Judging Mental Illness – You’re Not Bipolar
For some reason people like to come on here and tell me (and sometimes others) that I’m not bipolar. They feel, for whatever reason, that my writing is not that of a person with bipolar and somehow it indicates that I’m not bipolar. I’m not expressing the right emotions. I’m not writing whatever it is that a “real” bipolar person would be writing.
And this happens in real life too. People somehow feel qualified to determine a person’s mental status simply by the way a person with bipolar acts in front of them.
Well, for the record, I would like to say from me, and all the other mentally ill people in the world: bite me (or, you know, us).
A “Real” Bipolar
I would really like to know how these people know what a “real” bipolar is? Am I supposed to write a manic post followed by a depressed post and so on? Is that the only thing that will “prove” that I’m a “real” bipolar. And how, exactly, would I prove the veracity of these posts? What if it’s not depressed enough? What if it’s not manic enough? What then? Fake bipolar again?
A Real Bipolar
The problem with this line of thinking is, of course, that I am only a person with bipolar disorder. That somehow the only thing I am able to express is a mood directly related to my disorder and that everything I do is directly driven by my disorder. This, of course, is nonsense. I’m a full-fledged, three-dimensional, complicated person – like everyone else – and I am quite capable of behaving outside the bipolar spectrum and I most especially am capable of writing outside of it. I’m a writer. It’s what I do.
And everyone with bipolar disorder is just like this. We are all multi-faceted individuals that act many different ways depending on the circumstance and just because we don’t act sufficiently bipolar in front of you doesn’t mean it isn’t real.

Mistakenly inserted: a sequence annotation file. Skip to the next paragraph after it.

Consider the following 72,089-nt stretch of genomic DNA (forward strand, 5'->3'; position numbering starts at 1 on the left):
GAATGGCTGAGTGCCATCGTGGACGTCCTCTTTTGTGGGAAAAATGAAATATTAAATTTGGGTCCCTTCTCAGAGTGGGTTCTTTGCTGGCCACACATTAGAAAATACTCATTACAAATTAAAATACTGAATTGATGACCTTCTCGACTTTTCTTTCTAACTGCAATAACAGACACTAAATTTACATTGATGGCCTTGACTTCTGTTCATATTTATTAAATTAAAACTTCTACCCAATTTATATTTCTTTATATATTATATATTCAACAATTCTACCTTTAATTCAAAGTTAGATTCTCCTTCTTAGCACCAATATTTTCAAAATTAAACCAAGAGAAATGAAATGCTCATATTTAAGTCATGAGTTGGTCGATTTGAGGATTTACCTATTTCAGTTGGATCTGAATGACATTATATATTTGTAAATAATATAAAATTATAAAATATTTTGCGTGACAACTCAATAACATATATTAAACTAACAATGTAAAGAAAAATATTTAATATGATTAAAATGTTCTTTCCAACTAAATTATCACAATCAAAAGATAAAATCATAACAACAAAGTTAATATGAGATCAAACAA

And, for the record, most of us don’t act especially bipolar around people – it’s called a coping mechanism and treatment – look it up.
Judgey-Wudgey Was an Idiot
And you, with your superior diagnostic skills, don’t get to come in and say someone is or is not bipolar just because of your tiny, port-hole view on their existence. There’s a reason people go to doctors and that’s because they’re actually qualified to make a diagnosis and they actually have access to the information you don’t. They actually have access to all a person knows, thinks and feels as opposed to the tiny view one gets from social interactions or a pile of writings.
So, by suggesting you know what diagnosis a person should have and suggesting that you know better than them and better than their doctor simply proves one thing – you don’t know what you’re talking about.
Tracy, N. (2012, June 7). Judging Mental Illness – You’re Not Bipolar, HealthyPlace. Retrieved on 2019, August 23 from https://www.healthyplace.com/blogs/breakingbipolar/2012/06/judging-mental-illness-youre-not-bipolar
Author: Natasha Tracy
What is her motive I wonder? I'm not sure she is much of a friend.
- about 4 in 10 say: "oh.... really? That must be hard" (quite the acceptable answer)
- about 4 in 10 say: "I would never have thought that of you"
- about 2 in 10 say: "It doesn't surprise me at all of you"
People are funny, aren't they?
Remember, the brain controls all these functions, all of your behavior... if the brain is not functioning correctly you have NO control.
In the past I would self-injure and not even remember it fully later on. When I'm in remission I would never dream of hurting myself. It's completely out of character, like I'm watching someone else do these things. Of course, a lot of people exhibit certain traits of mental illness for attention's sake and they do not make it easier on people like me.